It's hard to write a review of "Justified," which returns for its third season Tuesday night, because it's hard to tease out which of the show's many fine qualities is most enjoyable.
That the performances of the core cast and guest actors are always top-notch almost goes without saying at this point, though there should be at least a brief mention of how casually great everyone on screen is as the third season unfolds. Between the confidence of the cast and the distinctiveness of the dialogue, which is often memorable but never forced, an hour of "Justified" (Tuesdays, 10 p.m. EST on FX) is simply a great place to hang out. These people value words and are constantly telling each other stories and the show itself serves as a reminder of the many pleasures of adroitly used language. If the show consisted of U.S. Marshall Raylan Givens (Timothy Olyphant) and various co-workers or criminals just sitting in a bar shooting the breeze, I'd want to be a fly on that wall.
But if you keep digging, there's more to this drama. "Justified" introduces new characters and complications this season with its typical laconic grace, as if doing that kind of thing is easy. It's not. Most shows stumble when they have to bring new characters into an established world: Either the show is in such a rush to get the new faces embedded that the people feel generic or underdeveloped, or there's such an effort to make the new characters distinctive that they distract from the show's foundations and fabric.
This season, though, "Justified" smoothly introduces a clutch of new characters in its first four episodes: There's a Detroit fixer played by Neal McDonough (or, as I like to think of him, the world's scariest Hummel figurine); Mykelti Williamson as the quietly charismatic leader of an African-American community in Harlan County; and Carla Gugino as a U.S. Marshal named Karen (though the show doesn't identify her as Karen Sisco, the name of another Elmore Leonard character, whom Gugino played in an ill-fated TV show a few years ago, let's think of her as Sisco, just for fun).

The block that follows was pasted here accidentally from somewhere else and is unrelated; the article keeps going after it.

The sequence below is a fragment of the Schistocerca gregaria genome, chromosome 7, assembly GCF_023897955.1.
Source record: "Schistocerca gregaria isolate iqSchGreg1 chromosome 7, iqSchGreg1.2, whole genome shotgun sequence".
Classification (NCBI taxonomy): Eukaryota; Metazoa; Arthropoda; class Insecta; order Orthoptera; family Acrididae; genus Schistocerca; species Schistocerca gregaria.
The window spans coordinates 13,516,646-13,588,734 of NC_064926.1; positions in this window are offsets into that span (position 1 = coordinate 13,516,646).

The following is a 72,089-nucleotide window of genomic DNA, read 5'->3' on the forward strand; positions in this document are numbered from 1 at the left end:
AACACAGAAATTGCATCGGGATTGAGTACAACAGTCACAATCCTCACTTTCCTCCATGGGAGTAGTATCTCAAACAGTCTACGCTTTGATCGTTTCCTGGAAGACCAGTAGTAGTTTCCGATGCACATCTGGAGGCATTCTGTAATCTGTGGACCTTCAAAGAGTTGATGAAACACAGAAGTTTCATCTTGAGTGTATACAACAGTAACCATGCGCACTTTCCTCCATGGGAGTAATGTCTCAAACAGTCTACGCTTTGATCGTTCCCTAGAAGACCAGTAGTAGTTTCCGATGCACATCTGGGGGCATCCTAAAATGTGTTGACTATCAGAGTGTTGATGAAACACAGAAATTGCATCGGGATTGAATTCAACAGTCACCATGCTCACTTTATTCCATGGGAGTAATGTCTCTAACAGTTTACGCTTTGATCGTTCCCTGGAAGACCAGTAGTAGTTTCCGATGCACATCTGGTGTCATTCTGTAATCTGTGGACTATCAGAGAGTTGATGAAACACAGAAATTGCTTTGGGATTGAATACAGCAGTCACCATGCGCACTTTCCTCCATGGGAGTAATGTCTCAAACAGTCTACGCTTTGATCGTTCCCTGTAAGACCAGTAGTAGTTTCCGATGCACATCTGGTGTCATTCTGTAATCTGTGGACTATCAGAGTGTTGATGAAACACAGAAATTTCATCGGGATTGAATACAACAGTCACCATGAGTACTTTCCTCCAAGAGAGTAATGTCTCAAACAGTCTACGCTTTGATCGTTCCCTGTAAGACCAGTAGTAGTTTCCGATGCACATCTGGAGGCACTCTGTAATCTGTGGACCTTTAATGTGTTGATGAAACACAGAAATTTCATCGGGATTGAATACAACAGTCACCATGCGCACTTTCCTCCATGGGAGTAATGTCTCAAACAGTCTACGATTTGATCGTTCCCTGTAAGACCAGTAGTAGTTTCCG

The introduction of these new players into stories involving returning characters like Dickie Bennett (Jeremy Davies) and Wynn Duffy (Jere Burns) makes for a certain kind of buzzing busy-ness at times, but "Justified" doesn't come close to losing control of its narrative. I'd compare the early episodes to a top-flight restaurant during the height of the dinner rush: The staff is moving fast, but they know what they're doing. No plates are dropped.
The pleasures of these early hours of Season 3 are many: Gugino, Williamson and McDonough add even more nuances to the wonderfully textured world of "Justified"; Nick Searcy (who plays Art, Raylan's boss) makes the most of an episode that spotlights him; and Gugino and Olyphant work their characters' sizzling chemistry like conductors leading a first-class orchestra. Gugino is only around for one episode of the four FX sent for review, but the energy of other ongoing stories gains pleasing momentum over time. The death of a major character last season left a power vacuum in Raylan's home, Harlan County, and Boyd Crowder (Walton Goggins) very much wants to fill that void. Also on Raylan's radar is the Dixie Mafia, which is represented by Duffy and has its own share of problems to deal with.